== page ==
University of New South Wales Faculty of Law Research Series
Last Updated: 5 September 2008
Promoting and enforcing privacy principles: an analysis of the ALRC proposals
for the role of the Privacy Commissioner
Graham Greenleaf, Nigel Waters and Lee Bygrave
This paper will shortly be available for download.
This paper is the second of six submissions that will appear in the UNSW Law Research Series as part of a series made to the Australian Law Reform Commission on the Review of Australian Privacy Law Discussion Paper 72 by researchers on the ‘Interpreting Privacy Principles’ project based at the Cyberspace Law and Policy Centre, University of New South Wales.
This submission responds to Part F of the ALRC’s Discussion Paper 72 Review of Australian Privacy Law, September 2007 which deals with the Office of the Privacy Commissioner and the promotion and enforcement of the Privacy Act 1988.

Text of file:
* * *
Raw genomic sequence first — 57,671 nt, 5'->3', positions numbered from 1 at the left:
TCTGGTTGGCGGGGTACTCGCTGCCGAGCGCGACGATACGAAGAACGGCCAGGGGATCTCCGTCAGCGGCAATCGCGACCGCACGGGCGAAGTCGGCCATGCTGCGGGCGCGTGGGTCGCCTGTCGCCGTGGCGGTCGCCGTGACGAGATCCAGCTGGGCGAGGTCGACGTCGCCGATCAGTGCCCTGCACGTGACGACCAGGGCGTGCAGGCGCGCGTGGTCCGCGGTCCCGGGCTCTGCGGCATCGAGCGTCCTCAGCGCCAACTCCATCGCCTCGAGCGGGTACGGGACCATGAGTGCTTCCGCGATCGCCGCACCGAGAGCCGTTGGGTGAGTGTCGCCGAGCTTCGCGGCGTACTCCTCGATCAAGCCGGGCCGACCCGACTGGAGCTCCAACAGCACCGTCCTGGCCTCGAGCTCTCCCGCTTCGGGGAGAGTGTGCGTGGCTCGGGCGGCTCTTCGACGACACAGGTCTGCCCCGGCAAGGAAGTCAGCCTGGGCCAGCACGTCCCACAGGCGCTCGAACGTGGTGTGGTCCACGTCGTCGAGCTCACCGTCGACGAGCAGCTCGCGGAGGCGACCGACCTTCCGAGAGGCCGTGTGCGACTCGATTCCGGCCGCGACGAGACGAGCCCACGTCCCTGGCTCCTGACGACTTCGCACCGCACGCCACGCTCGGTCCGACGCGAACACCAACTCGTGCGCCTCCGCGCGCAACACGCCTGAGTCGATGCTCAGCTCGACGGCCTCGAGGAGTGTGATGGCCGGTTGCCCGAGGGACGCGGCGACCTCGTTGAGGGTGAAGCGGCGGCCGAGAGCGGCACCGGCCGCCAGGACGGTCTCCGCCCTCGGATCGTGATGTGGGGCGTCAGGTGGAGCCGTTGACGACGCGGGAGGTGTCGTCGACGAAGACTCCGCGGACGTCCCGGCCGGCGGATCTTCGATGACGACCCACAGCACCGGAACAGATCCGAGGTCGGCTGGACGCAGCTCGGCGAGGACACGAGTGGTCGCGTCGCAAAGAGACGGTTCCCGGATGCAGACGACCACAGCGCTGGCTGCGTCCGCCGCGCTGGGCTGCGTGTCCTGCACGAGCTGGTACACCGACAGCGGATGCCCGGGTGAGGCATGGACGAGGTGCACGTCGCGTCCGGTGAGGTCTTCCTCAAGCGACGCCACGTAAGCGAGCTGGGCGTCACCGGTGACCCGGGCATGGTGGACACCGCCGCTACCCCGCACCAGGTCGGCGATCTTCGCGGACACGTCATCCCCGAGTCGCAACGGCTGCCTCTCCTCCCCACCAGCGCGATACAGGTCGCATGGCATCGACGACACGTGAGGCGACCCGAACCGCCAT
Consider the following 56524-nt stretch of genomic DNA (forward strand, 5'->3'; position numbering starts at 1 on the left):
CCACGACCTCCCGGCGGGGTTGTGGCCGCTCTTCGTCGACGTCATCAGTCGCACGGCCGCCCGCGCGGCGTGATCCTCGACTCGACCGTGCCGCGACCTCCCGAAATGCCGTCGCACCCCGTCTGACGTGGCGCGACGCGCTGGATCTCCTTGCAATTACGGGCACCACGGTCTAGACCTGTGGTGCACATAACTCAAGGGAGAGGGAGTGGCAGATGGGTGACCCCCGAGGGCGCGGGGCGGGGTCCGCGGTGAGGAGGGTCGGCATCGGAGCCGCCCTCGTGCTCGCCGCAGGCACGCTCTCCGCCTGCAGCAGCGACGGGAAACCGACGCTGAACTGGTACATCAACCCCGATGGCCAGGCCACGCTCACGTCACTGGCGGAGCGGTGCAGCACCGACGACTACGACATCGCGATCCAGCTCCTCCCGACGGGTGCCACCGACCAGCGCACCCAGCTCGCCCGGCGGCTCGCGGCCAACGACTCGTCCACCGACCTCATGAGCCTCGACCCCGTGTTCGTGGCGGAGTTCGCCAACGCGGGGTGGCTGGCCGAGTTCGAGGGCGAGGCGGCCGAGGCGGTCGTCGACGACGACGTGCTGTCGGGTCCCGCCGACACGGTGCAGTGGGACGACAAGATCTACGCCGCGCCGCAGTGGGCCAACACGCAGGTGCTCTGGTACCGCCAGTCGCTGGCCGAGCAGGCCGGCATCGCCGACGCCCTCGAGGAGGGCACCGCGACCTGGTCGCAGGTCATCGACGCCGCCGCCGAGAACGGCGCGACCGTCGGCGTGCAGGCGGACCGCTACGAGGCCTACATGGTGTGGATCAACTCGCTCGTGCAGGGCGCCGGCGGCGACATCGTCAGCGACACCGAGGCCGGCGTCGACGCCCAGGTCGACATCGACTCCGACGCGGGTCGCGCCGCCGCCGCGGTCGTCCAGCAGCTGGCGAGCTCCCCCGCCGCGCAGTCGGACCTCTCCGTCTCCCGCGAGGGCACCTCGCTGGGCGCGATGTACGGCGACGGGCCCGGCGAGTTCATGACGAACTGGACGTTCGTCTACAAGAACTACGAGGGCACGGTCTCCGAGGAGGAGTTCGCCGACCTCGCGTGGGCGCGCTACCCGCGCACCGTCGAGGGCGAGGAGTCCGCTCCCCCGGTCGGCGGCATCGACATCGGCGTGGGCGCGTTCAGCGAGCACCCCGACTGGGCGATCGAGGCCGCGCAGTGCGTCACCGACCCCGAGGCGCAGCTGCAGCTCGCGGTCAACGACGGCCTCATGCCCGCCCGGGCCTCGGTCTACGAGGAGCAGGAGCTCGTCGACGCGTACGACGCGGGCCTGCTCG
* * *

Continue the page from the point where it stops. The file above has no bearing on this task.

This submission argues that proposed improvements to Australian privacy principles will not be effective without major changes to Australia’s chronic under-enforcement of its current laws.
The reforms proposed by the ALRC will amount to a fundamental change in the complexion of the Australian legislation, from a system where dissatisfied complainants could never get past the ‘black hole’ of the Privacy Commissioner’s office, to one of a more normal legal regime of appeals, reported cases, and some real understanding of what the Act actually means emerging over time.
This submission supports the ALRC’s proposals but also identifies areas in which further improvements could be made. These include more discretion for the Privacy Commissioner to report publicy; express requirements for consultation with stakeholders on Codes, guidance and own-motion investigations; a complainant’s right to a Determination in more circumstances; and more prescriptive requirements for complaints reporting.